The Belleview Biltmore hotel has been granted an historical tax exemption, which the new owners must apply for once refurbishment is done.
BELLEAIR – The ordinance granting the Belleview Biltmore hotel an historic tax exemption passed on second reading and now it will be up to the new owners of the property to apply for that exemption and negotiate its terms with town officials.
The ordinance was passed at a special Commission meeting on Sept. 4 and the final vote was identical to the 3-2 vote that passed first reading two weeks ago. Belleair Mayor Gary Katica and Commissioner Kevin Piccarreto voted against the ordinance, Commissioners Tom Shelly and Michael Wilkinson and Vice-Mayor Stephen Fowler voted for it.
Unlike two weeks ago there was a sparse turnout of residents and only a half dozen of them spoke to the issue; all were in favor of the ordinance.
Resident Lavonne Johnson urged the commissioners to vote in favor of the measure.
“When an opportunity arises you take the chance or you get nothing,” she said. “The opportunity is now, give life and rebirth to the hotel.”
Laurie Adams agreed.
“This is not a stimulus tax break,” she said. “We would just be adding commercial properties to the residential exemption we have now. I have faith that you will negotiate a good deal and even if these guys don’t get the money, others may be encouraged by this exemption.”
Resident Petey Henning spoke to critics of the location of the hotel. “This doesn’t have to be on U.S. 19 to be viable; there is a market for this,” she said.
Then it was the commissioners turn to speak. Mayor Gary Katica, who voted against the ordinance two weeks ago, took offense to how people had been characterizing him.
“My opinion has always been the Belleview Biltmore is best for our town. I’m not against it, I’ve always supported it,” he said. “But I must protect the town’s finances. Forty-one towns and cities in this country are bankrupt right now because of deals like this.”
Commissioner Kevin Piccarreto said the ordinance was confusing.
“I’m uneasy that there isn’t enough protection in this ordinance,” he said. “Here we are again tonight making changes on the fly. I’d like to see a successful hotel on that site but why are we under the gun tonight. We have to do due diligence.”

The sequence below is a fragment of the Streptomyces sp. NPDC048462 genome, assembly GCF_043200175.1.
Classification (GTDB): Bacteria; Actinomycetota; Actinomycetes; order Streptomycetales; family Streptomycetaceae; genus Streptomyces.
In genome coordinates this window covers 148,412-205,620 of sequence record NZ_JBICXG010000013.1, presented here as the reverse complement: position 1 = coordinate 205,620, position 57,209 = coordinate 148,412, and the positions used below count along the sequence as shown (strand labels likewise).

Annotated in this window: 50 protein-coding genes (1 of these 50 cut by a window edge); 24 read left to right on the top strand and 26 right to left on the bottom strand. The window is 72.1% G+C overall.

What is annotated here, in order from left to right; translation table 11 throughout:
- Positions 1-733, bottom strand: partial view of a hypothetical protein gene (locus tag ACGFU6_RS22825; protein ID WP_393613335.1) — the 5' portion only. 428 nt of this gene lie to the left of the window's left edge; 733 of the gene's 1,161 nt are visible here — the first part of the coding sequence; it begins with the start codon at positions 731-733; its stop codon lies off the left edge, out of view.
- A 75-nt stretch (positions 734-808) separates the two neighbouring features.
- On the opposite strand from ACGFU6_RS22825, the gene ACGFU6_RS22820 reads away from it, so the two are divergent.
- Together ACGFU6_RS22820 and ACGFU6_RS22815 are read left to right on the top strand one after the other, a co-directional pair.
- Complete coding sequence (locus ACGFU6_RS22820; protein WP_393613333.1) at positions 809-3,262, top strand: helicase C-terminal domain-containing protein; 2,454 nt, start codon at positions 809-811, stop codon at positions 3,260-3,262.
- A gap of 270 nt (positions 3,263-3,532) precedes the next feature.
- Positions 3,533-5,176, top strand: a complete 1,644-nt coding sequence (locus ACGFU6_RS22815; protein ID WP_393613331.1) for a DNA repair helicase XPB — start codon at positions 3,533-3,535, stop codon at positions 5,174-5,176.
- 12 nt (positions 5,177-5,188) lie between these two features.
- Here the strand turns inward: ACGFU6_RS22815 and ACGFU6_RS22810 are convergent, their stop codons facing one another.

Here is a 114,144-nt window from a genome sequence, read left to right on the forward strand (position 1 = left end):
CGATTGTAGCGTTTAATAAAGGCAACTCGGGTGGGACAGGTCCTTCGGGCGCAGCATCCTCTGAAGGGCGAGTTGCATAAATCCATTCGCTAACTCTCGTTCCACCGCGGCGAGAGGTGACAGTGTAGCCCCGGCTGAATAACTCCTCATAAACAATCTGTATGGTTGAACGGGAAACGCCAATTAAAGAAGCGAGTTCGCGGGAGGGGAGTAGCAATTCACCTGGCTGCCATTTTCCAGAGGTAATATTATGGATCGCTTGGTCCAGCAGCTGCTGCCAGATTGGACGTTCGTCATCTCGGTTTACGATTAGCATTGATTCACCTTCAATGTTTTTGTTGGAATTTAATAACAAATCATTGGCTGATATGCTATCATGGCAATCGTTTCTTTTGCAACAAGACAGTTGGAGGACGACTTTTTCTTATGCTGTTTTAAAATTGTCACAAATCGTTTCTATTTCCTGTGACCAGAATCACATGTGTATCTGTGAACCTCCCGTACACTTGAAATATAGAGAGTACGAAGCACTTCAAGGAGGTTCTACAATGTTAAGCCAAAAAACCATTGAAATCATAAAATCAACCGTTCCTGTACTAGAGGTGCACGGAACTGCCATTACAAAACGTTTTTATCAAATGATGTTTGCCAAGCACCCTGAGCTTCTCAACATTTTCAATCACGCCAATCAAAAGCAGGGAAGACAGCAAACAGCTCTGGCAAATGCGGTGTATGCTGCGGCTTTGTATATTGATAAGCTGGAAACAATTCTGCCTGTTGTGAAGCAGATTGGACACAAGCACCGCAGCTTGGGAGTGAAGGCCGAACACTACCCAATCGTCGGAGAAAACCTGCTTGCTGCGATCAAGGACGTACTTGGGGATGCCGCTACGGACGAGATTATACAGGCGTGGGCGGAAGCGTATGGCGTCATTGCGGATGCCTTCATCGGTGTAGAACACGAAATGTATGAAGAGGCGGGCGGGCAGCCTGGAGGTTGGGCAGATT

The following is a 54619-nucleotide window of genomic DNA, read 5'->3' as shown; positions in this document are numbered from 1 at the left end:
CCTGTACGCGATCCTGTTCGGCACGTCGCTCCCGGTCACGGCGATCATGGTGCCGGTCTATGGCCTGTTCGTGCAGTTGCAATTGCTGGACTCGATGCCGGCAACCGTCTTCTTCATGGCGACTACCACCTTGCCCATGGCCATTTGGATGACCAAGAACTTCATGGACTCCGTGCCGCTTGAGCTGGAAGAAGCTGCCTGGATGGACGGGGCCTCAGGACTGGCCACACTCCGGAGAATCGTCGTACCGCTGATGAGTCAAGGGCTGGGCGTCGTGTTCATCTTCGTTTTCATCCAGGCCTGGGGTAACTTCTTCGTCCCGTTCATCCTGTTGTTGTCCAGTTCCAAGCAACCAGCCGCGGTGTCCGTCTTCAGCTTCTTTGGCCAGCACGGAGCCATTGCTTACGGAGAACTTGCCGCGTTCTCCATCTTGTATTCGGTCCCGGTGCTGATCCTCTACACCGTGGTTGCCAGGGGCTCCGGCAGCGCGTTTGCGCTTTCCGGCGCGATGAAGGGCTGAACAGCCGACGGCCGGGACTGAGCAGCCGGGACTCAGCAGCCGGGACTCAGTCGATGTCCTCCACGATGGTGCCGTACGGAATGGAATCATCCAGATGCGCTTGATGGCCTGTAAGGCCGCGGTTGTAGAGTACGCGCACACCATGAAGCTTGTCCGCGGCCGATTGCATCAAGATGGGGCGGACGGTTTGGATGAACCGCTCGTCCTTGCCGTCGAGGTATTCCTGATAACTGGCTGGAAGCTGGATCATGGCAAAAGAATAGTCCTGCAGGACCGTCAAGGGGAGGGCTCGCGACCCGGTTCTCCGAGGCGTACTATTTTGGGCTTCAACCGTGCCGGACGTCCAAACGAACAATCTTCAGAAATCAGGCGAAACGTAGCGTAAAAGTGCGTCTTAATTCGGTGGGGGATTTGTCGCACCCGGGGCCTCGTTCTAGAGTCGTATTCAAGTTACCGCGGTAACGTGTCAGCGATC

Voting for the ordinance was Commissioner Michael Wilkinson.
“We have the historical ordinance to encourage development of residential properties. Now we’re being asked to extend it to commercial properties. I don’t want to stand in the way,” Wilkinson said.
Fowler agreed, laughing.
“What he said,” he said.
Commissioner Tom Shelly, who proposed the motion approving the exemption, called the hotel “the best possible plan."
“There is no downside for us and we can negotiate the terms of this deal once the hotel is built,” Shelly said.
That is in fact what will happen next. The new owners will have three years to complete the refurbishment of the property, then they must apply for the tax exemption. Once that happens, the negotiations begin. To be decided is whether or not the exemption will be for the maximum 10 years, or something less, whether the amount of the exemption will be for 100 percent of the improvement costs, or something less. The town also can impose or negotiate other terms and conditions.
Hurrying out to catch a plane after the vote was prospective owner Richard Heisenbottle. With a smile he said he was pleased with the outcome.
“I’m ecstatic,” he said. “We got support from the town on what I think is a motherhood and apple pie issue. We can now take our tax savings and move forward.”
If the deal turns out to be for 10 years at 100 percent of the cost of improvements, the tax saving is estimated to be more than $4 million.
The deadline for the Heisenbottle group to close the deal on the property is sometime in September.
Budget hearings begin
Belleair commissioners agreed tentatively, with little discussion, to set the millage rate at 5.9432 which is the same as last year. A second and final public hearing on the budget will be held Sept. 19 at 6:30 p.m. The total budget for Belleair is $18.3 million.
One of the cost cutting measures this year is to eliminate the Sunday telephone operator. Records show that on a normal Sunday the operator fields only three calls. The new system will have the calls routed to the message managers of the appropriate department. Emergency 911 calls automatically go to the sheriff’s call center. Elimination of the Sunday service will save $5,700 annually.
New vehicle for Parks and Recreation
Commissioners gave the green light for the town to purchase a new Ford Explorer at a cost of just over $21,000 to be used by the Parks and Recreation Department. The vehicle replaces another that was demolished in a crash recently. The driver of the other vehicle was cited by police for making an illegal turn which caused the crash.
Expensive lawn work
It is getting expensive to cut the lawn at 1750 Indian Rocks Road in Belleair. For the past year the owner of the vacant property has not responded to the town’s notice that the lawn be mowed and edged, the weeds removed and shrubbery trimmed.
Each time the owner neglected to take action the town moved in to do the job and billed the owner $450 for the work.
Mayor Katica said, “It is too bad that house is right at the southern entrance to our town.”
Police Chief Tom Edwards told the commissioners that repeated efforts to track down the owner, Crystina Bekier of New Hampshire, have failed.
“We even had to call India to try to find the property manager,” he said.
Town crews will now go ahead and do the work and another $450 will be charged to Bekier’s account. If she doesn’t pay then a lien will be filed against the property.